SPARKS — Dozens of people waiting in line cheered Friday when Nevada’s first medical marijuana dispensary opened in Sparks, 15 years after voters approved medicinal pot.
Silver State Relief, locate in a shopping center on a busy street corner, became the first dispensary to open its doors after state legislators in 2013 approved a law setting up a framework for regulation and taxation. Voters approved medical marijuana in 2000.
Dana Metz, 64, was the first person in line, arriving two hours before the 10 a.m. opening. A sufferer of chronic back pain, Metz said he turned to medicinal pot to get off countless drugs prescribed by doctors.
“It just makes a better quality of life,” he said. “It’s been a lot of years, waiting for this.”
The opening of the dispensary in Northern Nevada comes as the process has bogged down in the state’s population hub of Clark County, where some dispensaries and other marijuana operators are crying foul over what they claim is bureaucratic red tape and changing requirements.
There are 10,027 people with medical marijuana cards in Nevada, with most, 6,696, living in Clark County, according to the most recent records from the state.
State Sen. Tick Segerblom, D-Las Vegas, who pushed for the law, praised the progress in Sparks.
“I’m very excited for Sparks,” Segerblom said. The fact that they are the first ones shows you how crazy it is down here.”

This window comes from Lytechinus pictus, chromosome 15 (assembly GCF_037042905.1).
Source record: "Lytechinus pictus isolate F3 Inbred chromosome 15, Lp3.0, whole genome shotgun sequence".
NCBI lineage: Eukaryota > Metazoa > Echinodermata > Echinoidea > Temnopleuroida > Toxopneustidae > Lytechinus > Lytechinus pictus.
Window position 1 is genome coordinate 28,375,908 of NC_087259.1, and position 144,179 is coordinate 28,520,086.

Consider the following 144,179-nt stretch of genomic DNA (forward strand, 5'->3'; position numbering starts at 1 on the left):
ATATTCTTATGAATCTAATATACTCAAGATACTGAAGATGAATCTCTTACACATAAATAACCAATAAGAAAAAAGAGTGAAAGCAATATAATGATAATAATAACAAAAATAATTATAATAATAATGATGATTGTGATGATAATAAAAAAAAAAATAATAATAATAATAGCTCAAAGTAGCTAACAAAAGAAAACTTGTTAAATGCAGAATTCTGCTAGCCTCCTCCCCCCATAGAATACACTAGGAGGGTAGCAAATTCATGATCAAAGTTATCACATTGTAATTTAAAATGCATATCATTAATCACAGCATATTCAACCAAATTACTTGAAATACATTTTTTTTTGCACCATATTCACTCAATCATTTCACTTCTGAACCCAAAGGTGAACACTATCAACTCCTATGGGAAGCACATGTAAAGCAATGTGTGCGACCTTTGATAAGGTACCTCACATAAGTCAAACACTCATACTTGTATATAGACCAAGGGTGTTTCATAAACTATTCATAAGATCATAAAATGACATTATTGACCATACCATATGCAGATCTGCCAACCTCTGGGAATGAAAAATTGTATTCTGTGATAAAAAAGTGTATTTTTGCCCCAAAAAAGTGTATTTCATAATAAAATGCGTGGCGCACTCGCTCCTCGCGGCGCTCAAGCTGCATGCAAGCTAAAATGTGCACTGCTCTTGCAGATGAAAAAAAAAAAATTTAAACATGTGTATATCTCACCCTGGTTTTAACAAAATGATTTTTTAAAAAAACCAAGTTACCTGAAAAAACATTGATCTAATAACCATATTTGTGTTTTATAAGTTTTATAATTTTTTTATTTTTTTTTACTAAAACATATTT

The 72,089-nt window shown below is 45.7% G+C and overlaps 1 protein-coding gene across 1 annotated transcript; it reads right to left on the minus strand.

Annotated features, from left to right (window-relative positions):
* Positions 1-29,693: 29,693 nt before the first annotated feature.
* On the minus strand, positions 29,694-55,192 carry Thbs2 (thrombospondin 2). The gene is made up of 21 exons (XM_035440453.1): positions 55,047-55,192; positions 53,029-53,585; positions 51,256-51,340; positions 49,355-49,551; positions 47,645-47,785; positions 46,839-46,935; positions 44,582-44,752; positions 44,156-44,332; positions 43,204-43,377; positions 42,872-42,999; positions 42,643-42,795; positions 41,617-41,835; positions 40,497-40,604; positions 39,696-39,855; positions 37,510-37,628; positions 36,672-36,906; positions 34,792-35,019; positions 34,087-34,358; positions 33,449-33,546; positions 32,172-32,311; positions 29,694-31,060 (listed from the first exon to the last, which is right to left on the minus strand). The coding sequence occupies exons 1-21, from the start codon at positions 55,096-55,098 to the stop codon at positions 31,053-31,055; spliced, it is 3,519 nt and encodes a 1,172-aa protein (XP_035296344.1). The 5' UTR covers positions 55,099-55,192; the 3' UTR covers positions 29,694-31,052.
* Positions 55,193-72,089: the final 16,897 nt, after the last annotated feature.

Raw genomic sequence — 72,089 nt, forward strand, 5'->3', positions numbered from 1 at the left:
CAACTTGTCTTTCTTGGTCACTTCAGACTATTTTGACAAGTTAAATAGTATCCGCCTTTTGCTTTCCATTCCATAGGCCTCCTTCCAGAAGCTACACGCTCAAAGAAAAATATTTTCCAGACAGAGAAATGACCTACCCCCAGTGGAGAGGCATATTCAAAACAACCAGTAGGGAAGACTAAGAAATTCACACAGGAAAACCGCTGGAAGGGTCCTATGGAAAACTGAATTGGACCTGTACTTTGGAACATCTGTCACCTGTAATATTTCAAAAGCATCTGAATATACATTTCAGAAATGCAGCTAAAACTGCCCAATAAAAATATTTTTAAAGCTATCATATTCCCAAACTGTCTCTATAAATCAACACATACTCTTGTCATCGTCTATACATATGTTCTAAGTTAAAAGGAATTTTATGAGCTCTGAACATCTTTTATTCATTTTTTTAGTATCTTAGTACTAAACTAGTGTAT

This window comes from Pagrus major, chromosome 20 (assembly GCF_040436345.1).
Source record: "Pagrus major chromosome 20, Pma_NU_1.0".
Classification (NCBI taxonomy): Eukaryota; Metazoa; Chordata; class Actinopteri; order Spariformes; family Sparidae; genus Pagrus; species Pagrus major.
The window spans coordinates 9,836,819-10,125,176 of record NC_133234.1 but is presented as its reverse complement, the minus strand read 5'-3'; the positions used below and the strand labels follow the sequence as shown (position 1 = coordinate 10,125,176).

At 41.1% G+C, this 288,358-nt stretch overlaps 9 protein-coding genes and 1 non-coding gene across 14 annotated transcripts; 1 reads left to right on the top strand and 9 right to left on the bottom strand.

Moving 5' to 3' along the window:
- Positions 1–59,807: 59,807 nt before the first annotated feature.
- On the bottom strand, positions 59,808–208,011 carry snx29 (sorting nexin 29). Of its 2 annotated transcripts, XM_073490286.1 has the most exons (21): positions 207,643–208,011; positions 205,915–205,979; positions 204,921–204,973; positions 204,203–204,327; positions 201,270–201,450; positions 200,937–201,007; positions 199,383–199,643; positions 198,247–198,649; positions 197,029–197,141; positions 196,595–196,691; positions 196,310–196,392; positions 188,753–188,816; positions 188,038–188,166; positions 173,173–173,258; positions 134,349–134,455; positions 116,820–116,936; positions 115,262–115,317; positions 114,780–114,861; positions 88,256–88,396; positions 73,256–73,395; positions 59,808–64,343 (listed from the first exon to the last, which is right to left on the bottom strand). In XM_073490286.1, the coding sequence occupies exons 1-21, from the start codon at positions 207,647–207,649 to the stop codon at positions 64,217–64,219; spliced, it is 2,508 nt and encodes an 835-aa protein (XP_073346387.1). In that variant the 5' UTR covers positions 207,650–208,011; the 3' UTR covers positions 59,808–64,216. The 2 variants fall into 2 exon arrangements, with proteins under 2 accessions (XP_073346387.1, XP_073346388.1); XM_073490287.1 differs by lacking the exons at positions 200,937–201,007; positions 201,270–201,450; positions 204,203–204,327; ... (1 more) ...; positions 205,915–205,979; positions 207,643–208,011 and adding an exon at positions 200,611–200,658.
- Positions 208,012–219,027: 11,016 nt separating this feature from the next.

Euphoria Wellness, a Clark County dispensary that hoped to open in February, has filed a public records request through its attorney seeking internal county emails and other records to explain delays in allowing the businesses to open.
Maggie McLetchie, Euphoria’s attorney, has called the county’s treatment of Euphoria unfair and arbitrary and argues county officials have prohibited the dispensary from buying plants from home growers, even though it is allowed by law.
That is what operators of Silver State Relief in Sparks did to get up and running, said General Manager Aron Swan.
“We bought harvest ready plants,” Swan said outside the business shortly before opening. The plants yielded about 14 pounds.
The operation has its own grow house which should be producing soon, he said.
In the meantime, the dispensary is selling about six strains of marijuana that have names such as Girl Scout Cookie, Skunk One, Ghost OG and Purple Kush.
Because of the limited supply, no edible product are yet being offered, and patients are limited to buying one-half ounce, which sells for $195.
Swan handed out clipboards to patients outside to fill out paperwork as they waited in line.
“We’re excited, nervous, overwhelmed, emotional — everything,” Swan told a reporter.
The dispensary is located in a shopping center that also has a gas station and mini-mart, a vape shop, a sandwhich shop, a Starbucks and a pizza parlor.
The dispensary itself is constructed of cinderblock and has bullet-proof glass in the waiting area. The property has 32 security cameras.
Back in line, the number of people waiting to go in swelled to more than 50 by the time the doors finally opened.
“Look at this,” said Barbara Dunn, 54. “They’re all old people. They just want to be out of pain.”
Once paperwork was finalized, patients were taken into a separate back room to view products and complete their purchase.
Besides marijuana, customers received a commemorative T-shirt with the Silver State Relief name, the date, and the words, “Nevada’s 1st Dispensary I was there!”
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